A lot has changed in the last ten years in nightlife in Pittsburgh. You can get a ride at 1:45 in the morning within a matter of minutes. The bar scene centralized to South Side after the Strip District club scene imploded before fanning out in a huge way to every corner of the city and even into the suburbs. Lawrenceville has gone from divey, to hip, to hip with douchey pockets moving in. It only seems like a matter of time before the AMPD Group opens a roof top bar with a hot tub likely breeding the super-bug follow up to Zika and a menu that falls well short of mediocre. In the blue collar, artsy spirit of the neighborhood, it’ll be called “Hipster” and will be as hipster as “Local” is local and serve an assortment of “house made” charcuterie that amounts to a bunch of Uncle Charley’s sausage varieties left to dry out on the underneath a radiator.
Besides Lawrenceville, Downtown has gotten a huge boast to its nightlife with some slightly more upscale joints extending business hours into the small hours of the morning. Shadyside remains a strong option for a night out but has a considerably younger feel than it did 10 years ago. Either that or I’m ten years older and I’ve just gotten past the cut off. East Liberty has a real “we’re gentrifiying the place and don’t a give a crap. That’ll be eleven dollars for a three ounce mixture of gin, sours and lavender infused water I gave you” vibe. Even Mt. Washington’s Shiloh St. has become a hotspot. Breweries and multiple suburban iterations of some Pittsburgh city classics have opened up the suburbs to nightlife options.
Fueling the nightlife expansion is a new youthfulness in the city and capital investment. Pittsburgh has solved the policy mystery of attracting early millennials with career prospects by getting them drunk and keeping them drunk, thanks to disposable income leftover from a still reasonably priced housing market. Still, I have to question whether or not we’ve reached a saturation point. Ten years ago, the newest and hottest place on the South Side would be elbow to elbow just past midnight. The Abbey, Upper Lawrenceville’s sprawling new addition, was crowded but had enough space to easily order from without leaning on some sweaty dude just after twelve. Coupled with a walk past a shuttered New Amsterdam and it’s easy to question how much more room for new nightlife there is. Either that or it’s just the churn needed to keep a scene vibrant and fresh.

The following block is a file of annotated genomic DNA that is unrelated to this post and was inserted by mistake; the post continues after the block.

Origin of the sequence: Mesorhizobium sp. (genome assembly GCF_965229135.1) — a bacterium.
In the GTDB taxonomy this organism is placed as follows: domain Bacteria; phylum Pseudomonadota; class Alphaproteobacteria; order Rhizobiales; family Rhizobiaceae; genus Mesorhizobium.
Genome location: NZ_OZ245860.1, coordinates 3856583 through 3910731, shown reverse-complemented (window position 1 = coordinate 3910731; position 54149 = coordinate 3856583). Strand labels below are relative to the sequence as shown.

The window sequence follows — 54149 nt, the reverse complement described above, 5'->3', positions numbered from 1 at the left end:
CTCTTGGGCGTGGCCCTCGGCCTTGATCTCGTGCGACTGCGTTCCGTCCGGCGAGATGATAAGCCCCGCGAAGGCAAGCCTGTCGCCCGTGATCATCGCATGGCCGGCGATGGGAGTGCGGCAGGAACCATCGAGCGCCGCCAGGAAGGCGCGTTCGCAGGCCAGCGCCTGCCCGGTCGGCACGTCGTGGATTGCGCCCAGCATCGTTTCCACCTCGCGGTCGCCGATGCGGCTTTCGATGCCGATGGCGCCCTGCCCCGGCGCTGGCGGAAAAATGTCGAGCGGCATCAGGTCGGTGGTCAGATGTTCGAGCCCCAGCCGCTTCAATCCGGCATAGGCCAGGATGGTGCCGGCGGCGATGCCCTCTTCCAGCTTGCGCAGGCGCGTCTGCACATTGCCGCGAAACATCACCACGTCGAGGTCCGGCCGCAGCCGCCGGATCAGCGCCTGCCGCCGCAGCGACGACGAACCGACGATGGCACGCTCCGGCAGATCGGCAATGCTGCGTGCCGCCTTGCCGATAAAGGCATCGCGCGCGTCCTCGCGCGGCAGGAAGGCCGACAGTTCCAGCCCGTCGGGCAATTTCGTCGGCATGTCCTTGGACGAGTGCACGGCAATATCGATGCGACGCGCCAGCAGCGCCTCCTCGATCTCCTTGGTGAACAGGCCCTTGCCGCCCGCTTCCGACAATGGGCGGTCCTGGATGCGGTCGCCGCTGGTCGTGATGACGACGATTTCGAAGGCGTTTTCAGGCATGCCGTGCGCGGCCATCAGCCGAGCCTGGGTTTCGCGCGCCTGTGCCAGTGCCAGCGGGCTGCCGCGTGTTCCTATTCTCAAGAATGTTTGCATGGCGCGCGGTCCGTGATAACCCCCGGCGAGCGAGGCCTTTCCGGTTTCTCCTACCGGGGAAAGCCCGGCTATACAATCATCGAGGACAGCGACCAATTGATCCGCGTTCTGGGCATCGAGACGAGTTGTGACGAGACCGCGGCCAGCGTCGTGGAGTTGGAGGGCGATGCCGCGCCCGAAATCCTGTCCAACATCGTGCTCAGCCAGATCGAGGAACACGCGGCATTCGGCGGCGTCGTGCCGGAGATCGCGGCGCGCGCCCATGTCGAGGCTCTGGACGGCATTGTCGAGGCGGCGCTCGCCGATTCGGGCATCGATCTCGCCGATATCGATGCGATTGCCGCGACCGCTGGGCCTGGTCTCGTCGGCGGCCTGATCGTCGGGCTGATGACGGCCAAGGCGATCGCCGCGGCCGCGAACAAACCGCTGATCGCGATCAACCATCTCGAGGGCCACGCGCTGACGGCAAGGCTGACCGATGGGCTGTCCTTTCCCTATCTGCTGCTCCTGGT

The expansion of the nightlife has led to an increased offering in live music, something sadly just beginning to enter Pittsburgh’s late night experience a decade ago. In the early days, you’d get a guy with an acoustic guitar playing standards to lure people up to a seldom utilized second floor bar or prolific party bands covering all mid nineties and early 2000’s staples playing three shows a weekend or groups like Irish inspired Ceann who mostly wrote about drinking but also delved into stranger subject matter like imaginary norse scapegoats.
By and large though, the scene in 2006 was crap metal bands composed of a few dudes who had some musical ability on guitar, but by and large could not sing (or even scream properly) or compose music in any coherent manner. God love them, they tried, but they sucked. I sat through a countless number of them before I could see a friends act, Forgotten Nobody. Now broken up, they were a bass heavy power/punk pop trio who churned out some legitimately catchy music. They had their flaws, but they were a breath of fresh air following two hours of garbage that did little more than damage my hearing.
Ten years later and I still had to sit through metal bands before getting to see my friend’s group, though it has improved considerably. The openers now have some serious chops, more expensive equipment, and often did us the courtesy of not trying to sing. While there were a few good songs to start the evening, metal isn’t my thing and I know I’m not alone in saying that. There was still a little too much meandering and a few solid riffs and rhythm sections I enjoyed that were played once and never revisited. Our friend’s act this time is the grunge three-piece who would certainly fit on the Alice in Chains end of the early nineties Seattle spectrum. They feature gritty, but enjoyable vocal styling, a strong bass guitarist with a knee injury that doesn’t seem to heal and to their credit write easy to follow songs. While they operate on the metal fringe, they’re still the easiest band to listen to of any I’ve heard.
This isn’t to say that the Pittsburgh music scene hasn’t had its wins over the past decade. Bizarre rap offerings that dominated locally in the early 2000’s like Grand Buffet made way to more mainstream successes Mac Miller and Wiz Khalifa, with the latter ranking among the area’s most noteworthy national pop stars ever. Though Cleveland could also claim him, the South Hills’ Girl Talk has gained national attention with his brilliant mashups. The rock scene, however, has gone largely unnoticed. Meanwhile, Philadelphia’s produced indie darlings like the War on Drugs, Santigold, Strand of Oaks, Clap Your Hands Say Yeah, and Kurt Vile, where only Donora seems to flirt with success here.
Something’s holding Pittsburgh back and it’s certainly not opportunities to play and be heard. There is plenty of nightlife, plenty of venues and a plentiful audience in the target market. So much has changed in this city, but the metal remains. It could be that our most often heard style from this writer’s perspective is a little outdated. Maybe this isn’t a bad thing, as it does feel like a great tie in to a city that’s losing some of it’s hokey, traditional feel as lower middle class residents get priced out, but in a town that has taken steps into culinary, technological and cultural cutting edge, why shouldn’t music follow? Metal should be able to coexist with something more.